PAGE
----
Jürgen Klopp may unleash Liverpool’s fearsome foursome
Manager weighs up impressive options for clash with Spartak
Liverpool manager Jürgen Klopp will decide whether to field Philippe Coutinho, Sadio Mané, Roberto Firmino and Mohamed Salah against Spartak Moscow. Photograph: John Sibley/Reuters
Jürgen Klopp seemed genuinely excited by his first visit to Moscow and the formidable police presence that greeted Liverpool’s arrival at Sheremetyevo Airport. The prospect of finally unleashing his most talented attacking quartet provided another adrenalin rush, but Spartak Moscow away, he cautioned, might not be the place for “all the artists”.
Bans, Barcelona and back injuries have prevented the Liverpool manager fielding Philippe Coutinho, Sadio Mané, Roberto Firmino and Mohamed Salah from the start of a competitive fixture this season. They shared seven minutes on the pitch in the opening Champions League draw with Sevilla but not since the defeat of Bayern Munich in the Audi Cup on August 1st has the fluid foursome opened a contest for Klopp. That may change at the Otkritie Arena, home of the struggling champions of Russia, although there was a pragmatism to the Liverpool manager as he considered his impressive options for the second game in Group E.
“We are an offensive-orientated team but this is about Champions League football – we need results,” Klopp said, moments after his arrival in the Russian capital. “The balance has to be right. It is not about being spectacular, it is about being good and being clinical and having perfect timing and perfect protection. We cannot just bring all the artists but if it fits together we will do it.
“I am excited. We have all of the boys here. We trained this morning, only a little bit, and hopefully we can train tomorrow. It is good to have them all, it is cool. It feels good but I don’t believe in names. I believe in performances. They all have to fit together and that is what we have to try.”
‘Desperate to play’
Mané should have no problem rediscovering his rhythm after serving a three-match ban for his dismissal at Manchester City, Klopp argued, having only been given a day and a half off from training during his suspension. “There is no issue with him starting, he is desperate to play,” Klopp said, without confirming if the Senegal international or anyone else would. That brief, devastating performance against Bayern, however, even taking the nature of a pre-season friendly into account, whetted the appetite for what Liverpool’s front four could produce this season.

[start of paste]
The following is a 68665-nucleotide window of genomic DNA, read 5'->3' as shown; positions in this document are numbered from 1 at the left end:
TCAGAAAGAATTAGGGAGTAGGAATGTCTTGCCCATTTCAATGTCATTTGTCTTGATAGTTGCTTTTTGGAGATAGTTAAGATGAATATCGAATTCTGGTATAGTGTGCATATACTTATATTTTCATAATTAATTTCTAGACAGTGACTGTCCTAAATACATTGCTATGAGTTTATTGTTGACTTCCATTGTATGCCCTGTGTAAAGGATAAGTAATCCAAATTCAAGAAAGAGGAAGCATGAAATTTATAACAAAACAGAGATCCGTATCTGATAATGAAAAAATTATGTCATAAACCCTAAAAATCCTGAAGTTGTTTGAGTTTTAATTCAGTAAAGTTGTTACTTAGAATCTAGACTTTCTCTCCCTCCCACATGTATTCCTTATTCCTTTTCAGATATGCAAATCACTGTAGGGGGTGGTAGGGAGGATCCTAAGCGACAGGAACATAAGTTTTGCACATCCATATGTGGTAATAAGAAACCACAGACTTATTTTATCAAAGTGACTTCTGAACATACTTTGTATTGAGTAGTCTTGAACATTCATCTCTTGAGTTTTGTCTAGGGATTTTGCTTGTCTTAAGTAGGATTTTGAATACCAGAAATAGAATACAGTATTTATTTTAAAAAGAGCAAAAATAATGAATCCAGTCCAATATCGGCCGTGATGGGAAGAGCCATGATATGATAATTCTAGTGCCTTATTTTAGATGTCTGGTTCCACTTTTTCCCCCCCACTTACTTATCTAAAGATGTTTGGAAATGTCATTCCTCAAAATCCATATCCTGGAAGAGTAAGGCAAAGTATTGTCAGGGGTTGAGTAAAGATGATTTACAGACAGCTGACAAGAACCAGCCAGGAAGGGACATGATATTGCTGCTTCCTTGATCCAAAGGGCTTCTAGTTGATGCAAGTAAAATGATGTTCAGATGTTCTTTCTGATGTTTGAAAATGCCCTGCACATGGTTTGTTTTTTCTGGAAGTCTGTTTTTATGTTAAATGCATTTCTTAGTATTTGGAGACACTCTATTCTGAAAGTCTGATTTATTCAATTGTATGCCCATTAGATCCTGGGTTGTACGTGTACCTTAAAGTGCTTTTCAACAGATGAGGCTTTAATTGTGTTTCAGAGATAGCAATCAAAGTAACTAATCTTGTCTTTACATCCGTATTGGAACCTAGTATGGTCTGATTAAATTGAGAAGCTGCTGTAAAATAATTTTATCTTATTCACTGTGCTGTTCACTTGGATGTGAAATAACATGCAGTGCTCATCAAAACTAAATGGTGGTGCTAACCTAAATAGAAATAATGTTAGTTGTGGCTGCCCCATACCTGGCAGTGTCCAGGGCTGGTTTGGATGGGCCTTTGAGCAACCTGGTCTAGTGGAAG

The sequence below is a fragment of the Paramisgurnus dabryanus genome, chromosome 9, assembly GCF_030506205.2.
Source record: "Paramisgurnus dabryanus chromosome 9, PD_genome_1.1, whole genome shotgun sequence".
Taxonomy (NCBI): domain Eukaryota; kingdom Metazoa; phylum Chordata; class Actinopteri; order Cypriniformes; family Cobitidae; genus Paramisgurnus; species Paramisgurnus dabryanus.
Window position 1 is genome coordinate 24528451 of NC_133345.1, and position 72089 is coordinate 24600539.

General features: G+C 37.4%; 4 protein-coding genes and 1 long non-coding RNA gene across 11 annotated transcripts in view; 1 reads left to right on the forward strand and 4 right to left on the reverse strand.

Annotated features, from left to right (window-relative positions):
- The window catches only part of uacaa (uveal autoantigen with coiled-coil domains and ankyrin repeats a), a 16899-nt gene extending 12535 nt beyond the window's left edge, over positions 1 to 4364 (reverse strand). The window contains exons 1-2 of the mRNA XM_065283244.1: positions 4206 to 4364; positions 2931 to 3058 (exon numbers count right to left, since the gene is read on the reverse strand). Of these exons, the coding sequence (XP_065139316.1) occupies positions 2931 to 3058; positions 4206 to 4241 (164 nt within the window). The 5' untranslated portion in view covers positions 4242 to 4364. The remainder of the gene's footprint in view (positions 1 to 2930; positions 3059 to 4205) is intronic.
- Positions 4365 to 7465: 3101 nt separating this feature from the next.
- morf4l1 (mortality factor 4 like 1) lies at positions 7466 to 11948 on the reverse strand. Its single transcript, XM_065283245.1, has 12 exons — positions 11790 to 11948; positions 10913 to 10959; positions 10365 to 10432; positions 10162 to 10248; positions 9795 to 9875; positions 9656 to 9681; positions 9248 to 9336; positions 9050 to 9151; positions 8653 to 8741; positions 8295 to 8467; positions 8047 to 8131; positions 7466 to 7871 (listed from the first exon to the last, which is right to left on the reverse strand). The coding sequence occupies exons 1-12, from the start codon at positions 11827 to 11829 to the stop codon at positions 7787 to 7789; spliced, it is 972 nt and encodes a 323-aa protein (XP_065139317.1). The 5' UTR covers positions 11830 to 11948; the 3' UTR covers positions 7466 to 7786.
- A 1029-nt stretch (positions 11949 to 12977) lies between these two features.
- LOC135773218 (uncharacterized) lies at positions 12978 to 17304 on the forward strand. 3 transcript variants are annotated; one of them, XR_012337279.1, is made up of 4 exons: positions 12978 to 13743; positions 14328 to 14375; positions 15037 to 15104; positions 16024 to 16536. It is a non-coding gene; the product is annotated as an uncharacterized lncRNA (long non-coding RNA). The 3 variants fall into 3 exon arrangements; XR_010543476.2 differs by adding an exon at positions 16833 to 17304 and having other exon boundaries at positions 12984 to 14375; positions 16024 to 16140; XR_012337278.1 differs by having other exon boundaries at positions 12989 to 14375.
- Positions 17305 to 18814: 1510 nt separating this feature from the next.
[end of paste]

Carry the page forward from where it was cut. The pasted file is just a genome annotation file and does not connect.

Klopp said: “Bayern were the better side until we scored and then the game changed. A lot of things were good and obviously they felt really fresh. That was quite a good game but it was eight weeks ago. I knew when we left Liverpool today that it is cool we have everyone for this game.”
One player assured of a starting role is Loris Karius, the goalkeeper having taken Champions League duties from Simon Mignolet against Sevilla and determined to press his claims for more after a difficult introduction.
“I didn’t have an easy start last season,” the former Mainz goalkeeper admitted. “I had a couple of setbacks but now I feel good. I am ready to play in this competition, ready to put in good performances. I do see it as a chance to eventually get back into the Premier League as well.
“I don’t want to put what happened [last season] on certain people. I think it was more an injury at the beginning. I wasn’t 100 per cent ready when I came back from my injury and maybe it was a bit too early. I was new to the club and I was ready to go straight away but as a team we didn’t play well for a couple of games and on top of that I had two bad performances. Then all that comes together. I didn’t expect it to echo that much but it happens.”
The pressure before the fixture tonight is firmly on Spartak’s coach, Massimo Carrera. The Italian led Spartak to their first league title since 2001 last season, his first campaign in charge, but three wins from 11 league games this term and a succession of injury problems have damaged his standing in Moscow. Not that Liverpool’s recent history in the Champions League bodes well for Klopp, either. Liverpool have won only three of their last 13 Champions League games and have not won away since beating Debrecen in 2009.
“Records like that are a problem when people remember them. It is a number, nothing else,” Klopp said. “We are not the same team, only the same name. We had to start new, that is clear, but we are ready for the Champions League. It is exciting. It is a bit like international football, an adventure – you land, it’s dark, never been in Moscow before, you see all the policeman and all that stuff. Not possible to train tonight because of the distance. It’s really exciting and it keeps you really awake. That’s good.”
– (Guardian service)